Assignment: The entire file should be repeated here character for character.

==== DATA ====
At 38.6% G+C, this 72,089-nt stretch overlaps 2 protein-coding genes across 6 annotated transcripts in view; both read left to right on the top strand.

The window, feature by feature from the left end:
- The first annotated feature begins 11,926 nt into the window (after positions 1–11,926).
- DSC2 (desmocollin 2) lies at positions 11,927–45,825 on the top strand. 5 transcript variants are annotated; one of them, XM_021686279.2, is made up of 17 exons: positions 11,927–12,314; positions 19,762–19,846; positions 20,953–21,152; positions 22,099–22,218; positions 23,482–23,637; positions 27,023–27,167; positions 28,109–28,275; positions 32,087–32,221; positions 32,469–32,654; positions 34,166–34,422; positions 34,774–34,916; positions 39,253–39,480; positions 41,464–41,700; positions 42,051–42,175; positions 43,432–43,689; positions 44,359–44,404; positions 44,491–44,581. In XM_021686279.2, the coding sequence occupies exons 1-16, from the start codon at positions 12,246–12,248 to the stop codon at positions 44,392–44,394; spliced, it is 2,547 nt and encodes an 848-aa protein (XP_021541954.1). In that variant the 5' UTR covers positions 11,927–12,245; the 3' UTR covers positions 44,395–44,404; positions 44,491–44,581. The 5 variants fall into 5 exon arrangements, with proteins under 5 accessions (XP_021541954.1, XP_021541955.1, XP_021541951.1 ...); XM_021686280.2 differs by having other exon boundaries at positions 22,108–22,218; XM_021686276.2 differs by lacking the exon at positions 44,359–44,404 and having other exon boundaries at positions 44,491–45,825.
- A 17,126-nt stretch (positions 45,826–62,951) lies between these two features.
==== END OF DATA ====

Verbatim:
At 38.6% G+C, this 72,089-nt stretch overlaps 2 protein-coding genes across 6 annotated transcripts in view; both read left to right on the top strand.

The window, feature by feature from the left end:
- The first annotated feature begins 11,926 nt into the window (after positions 1–11,926).
- DSC2 (desmocollin 2) lies at positions 11,927–45,825 on the top strand. 5 transcript variants are annotated; one of them, XM_021686279.2, is made up of 17 exons: positions 11,927–12,314; positions 19,762–19,846; positions 20,953–21,152; positions 22,099–22,218; positions 23,482–23,637; positions 27,023–27,167; positions 28,109–28,275; positions 32,087–32,221; positions 32,469–32,654; positions 34,166–34,422; positions 34,774–34,916; positions 39,253–39,480; positions 41,464–41,700; positions 42,051–42,175; positions 43,432–43,689; positions 44,359–44,404; positions 44,491–44,581. In XM_021686279.2, the coding sequence occupies exons 1-16, from the start codon at positions 12,246–12,248 to the stop codon at positions 44,392–44,394; spliced, it is 2,547 nt and encodes an 848-aa protein (XP_021541954.1). In that variant the 5' UTR covers positions 11,927–12,245; the 3' UTR covers positions 44,395–44,404; positions 44,491–44,581. The 5 variants fall into 5 exon arrangements, with proteins under 5 accessions (XP_021541954.1, XP_021541955.1, XP_021541951.1 ...); XM_021686280.2 differs by having other exon boundaries at positions 22,108–22,218; XM_021686276.2 differs by lacking the exon at positions 44,359–44,404 and having other exon boundaries at positions 44,491–45,825.
- A 17,126-nt stretch (positions 45,826–62,951) lies between these two features.